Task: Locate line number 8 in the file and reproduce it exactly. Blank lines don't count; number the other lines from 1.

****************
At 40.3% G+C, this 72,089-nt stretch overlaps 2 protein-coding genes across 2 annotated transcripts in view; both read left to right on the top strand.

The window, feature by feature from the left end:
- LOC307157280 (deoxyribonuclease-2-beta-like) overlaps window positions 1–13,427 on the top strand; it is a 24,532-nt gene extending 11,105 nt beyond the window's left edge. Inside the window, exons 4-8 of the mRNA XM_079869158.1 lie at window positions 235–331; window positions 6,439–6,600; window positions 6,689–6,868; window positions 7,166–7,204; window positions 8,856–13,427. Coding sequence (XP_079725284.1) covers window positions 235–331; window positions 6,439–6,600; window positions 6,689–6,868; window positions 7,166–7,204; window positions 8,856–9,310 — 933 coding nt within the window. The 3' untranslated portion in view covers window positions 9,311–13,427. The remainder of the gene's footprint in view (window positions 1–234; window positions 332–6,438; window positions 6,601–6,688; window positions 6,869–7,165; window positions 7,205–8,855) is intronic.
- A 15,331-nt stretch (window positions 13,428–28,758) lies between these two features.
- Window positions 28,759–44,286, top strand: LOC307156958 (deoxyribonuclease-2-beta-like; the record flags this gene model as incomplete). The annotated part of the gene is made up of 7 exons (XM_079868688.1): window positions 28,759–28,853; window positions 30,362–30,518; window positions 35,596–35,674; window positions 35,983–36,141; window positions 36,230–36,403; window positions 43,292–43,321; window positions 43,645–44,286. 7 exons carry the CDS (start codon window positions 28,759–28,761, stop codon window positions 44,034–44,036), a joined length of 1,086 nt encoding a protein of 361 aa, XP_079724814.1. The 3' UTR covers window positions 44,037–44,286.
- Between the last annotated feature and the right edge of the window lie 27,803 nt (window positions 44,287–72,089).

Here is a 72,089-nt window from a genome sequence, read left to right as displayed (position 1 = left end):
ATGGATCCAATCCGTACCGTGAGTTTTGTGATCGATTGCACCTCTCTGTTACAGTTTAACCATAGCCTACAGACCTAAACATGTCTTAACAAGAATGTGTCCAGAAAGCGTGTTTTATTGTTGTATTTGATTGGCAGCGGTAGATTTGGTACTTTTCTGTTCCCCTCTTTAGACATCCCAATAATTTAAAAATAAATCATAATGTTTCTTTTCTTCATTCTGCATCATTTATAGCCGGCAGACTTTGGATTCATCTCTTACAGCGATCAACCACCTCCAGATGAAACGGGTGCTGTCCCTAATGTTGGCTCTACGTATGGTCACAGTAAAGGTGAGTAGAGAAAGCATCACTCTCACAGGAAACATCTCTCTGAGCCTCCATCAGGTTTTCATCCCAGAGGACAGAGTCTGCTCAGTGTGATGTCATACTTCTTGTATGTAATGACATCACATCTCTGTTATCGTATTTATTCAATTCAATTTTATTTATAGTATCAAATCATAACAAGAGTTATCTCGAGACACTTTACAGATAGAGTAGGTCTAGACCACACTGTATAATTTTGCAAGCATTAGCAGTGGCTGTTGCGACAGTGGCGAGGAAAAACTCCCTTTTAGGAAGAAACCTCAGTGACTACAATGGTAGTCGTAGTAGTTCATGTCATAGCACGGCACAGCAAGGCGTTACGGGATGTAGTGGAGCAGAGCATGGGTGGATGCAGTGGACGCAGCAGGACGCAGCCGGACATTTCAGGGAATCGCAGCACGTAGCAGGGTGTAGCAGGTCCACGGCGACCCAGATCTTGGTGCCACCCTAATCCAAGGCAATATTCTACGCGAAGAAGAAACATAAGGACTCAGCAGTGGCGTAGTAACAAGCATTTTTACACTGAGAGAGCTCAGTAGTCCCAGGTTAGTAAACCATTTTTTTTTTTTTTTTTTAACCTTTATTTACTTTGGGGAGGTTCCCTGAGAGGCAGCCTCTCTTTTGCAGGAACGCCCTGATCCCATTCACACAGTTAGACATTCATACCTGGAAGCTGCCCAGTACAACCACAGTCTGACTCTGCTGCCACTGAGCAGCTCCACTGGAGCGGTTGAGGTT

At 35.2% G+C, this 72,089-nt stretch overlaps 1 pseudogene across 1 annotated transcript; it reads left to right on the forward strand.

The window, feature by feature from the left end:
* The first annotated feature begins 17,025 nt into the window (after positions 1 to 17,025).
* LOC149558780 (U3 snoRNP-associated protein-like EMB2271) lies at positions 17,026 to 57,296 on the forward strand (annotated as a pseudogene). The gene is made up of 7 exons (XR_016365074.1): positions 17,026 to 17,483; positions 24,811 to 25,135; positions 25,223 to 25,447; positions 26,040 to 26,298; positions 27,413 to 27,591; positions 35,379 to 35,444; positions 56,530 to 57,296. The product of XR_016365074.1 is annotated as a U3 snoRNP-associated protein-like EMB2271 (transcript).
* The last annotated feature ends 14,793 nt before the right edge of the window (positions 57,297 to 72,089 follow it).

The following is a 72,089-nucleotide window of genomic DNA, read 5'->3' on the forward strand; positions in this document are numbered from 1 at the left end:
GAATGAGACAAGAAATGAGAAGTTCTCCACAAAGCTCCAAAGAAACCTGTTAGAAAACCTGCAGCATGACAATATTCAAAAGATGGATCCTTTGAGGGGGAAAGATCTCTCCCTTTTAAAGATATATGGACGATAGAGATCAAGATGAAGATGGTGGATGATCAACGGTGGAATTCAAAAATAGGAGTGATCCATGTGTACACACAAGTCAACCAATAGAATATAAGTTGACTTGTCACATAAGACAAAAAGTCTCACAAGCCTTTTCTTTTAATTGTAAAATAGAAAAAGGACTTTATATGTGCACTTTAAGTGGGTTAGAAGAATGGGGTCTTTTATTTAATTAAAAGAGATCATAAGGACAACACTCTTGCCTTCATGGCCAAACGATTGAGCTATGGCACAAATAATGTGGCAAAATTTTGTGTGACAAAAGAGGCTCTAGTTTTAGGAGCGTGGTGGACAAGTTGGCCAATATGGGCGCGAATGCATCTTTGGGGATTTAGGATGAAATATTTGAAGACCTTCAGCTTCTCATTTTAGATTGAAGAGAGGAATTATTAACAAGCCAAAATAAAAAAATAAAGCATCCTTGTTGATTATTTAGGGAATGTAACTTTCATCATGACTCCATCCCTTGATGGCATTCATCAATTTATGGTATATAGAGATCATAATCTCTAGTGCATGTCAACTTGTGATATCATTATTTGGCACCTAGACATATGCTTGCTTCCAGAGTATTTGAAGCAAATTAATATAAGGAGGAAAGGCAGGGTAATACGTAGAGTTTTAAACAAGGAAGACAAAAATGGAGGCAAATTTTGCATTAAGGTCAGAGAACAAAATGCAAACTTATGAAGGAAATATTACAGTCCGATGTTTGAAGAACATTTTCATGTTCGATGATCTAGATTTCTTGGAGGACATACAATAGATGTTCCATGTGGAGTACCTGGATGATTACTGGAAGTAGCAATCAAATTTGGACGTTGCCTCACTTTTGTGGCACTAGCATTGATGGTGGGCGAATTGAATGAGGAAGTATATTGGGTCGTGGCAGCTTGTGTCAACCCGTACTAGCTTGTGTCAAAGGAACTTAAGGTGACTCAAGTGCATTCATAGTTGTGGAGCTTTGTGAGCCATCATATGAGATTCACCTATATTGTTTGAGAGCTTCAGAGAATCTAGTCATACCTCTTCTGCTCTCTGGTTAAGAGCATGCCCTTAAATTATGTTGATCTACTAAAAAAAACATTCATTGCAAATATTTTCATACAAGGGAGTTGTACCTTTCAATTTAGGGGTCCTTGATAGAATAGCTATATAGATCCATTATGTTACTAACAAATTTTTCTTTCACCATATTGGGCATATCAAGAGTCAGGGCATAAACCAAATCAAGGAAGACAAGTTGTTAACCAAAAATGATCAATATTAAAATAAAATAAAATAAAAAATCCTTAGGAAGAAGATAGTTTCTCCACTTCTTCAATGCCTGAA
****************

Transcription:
ATGGATCCAATCCGTACCGTGAGTTTTGTGATCGATTGCACCTCTCTGTTACAGTTTAACCATAGCCTACAGACCTAAACATGTCTTAACAAGAATGTGTCCAGAAAGCGTGTTTTATTGTTGTATTTGATTGGCAGCGGTAGATTTGGTACTTTTCTGTTCCCCTCTTTAGACATCCCAATAATTTAAAAATAAATCATAATGTTTCTTTTCTTCATTCTGCATCATTTATAGCCGGCAGACTTTGGATTCATCTCTTACAGCGATCAACCACCTCCAGATGAAACGGGTGCTGTCCCTAATGTTGGCTCTACGTATGGTCACAGTAAAGGTGAGTAGAGAAAGCATCACTCTCACAGGAAACATCTCTCTGAGCCTCCATCAGGTTTTCATCCCAGAGGACAGAGTCTGCTCAGTGTGATGTCATACTTCTTGTATGTAATGACATCACATCTCTGTTATCGTATTTATTCAATTCAATTTTATTTATAGTATCAAATCATAACAAGAGTTATCTCGAGACACTTTACAGATAGAGTAGGTCTAGACCACACTGTATAATTTTGCAAGCATTAGCAGTGGCTGTTGCGACAGTGGCGAGGAAAAACTCCCTTTTAGGAAGAAACCTCAGTGACTACAATGGTAGTCGTAGTAGTTCATGTCATAGCACGGCACAGCAAGGCGTTACGGGATGTAGTGGAGCAGAGCATGGGTGGATGCAGTGGACGCAGCAGGACGCAGCCGGACATTTCAGGGAATCGCAGCACGTAGCAGGGTGTAGCAGGTCCACGGCGACCCAGATCTTGGTGCCACCCTAATCCAAGGCAATATTCTACGCGAAGAAGAAACATAAGGACTCAGCAGTGGCGTAGTAACAAGCATTTTTACACTGAGAGAGCTCAGTAGTCCCAGGTTAGTAAACCATTTTTTTTTTTTTTTTTTAACCTTTATTTACTTTGGGGAGGTTCCCTGAGAGGCAGCCTCTCTTTTGCAGGAACGCCCTGATCCCATTCACACAGTTAGACATTCATACCTGGAAGCTGCCCAGTACAACCACAGTCTGACTCTGCTGCCACTGAGCAGCTCCACTGGAGCGGTTGAGGTT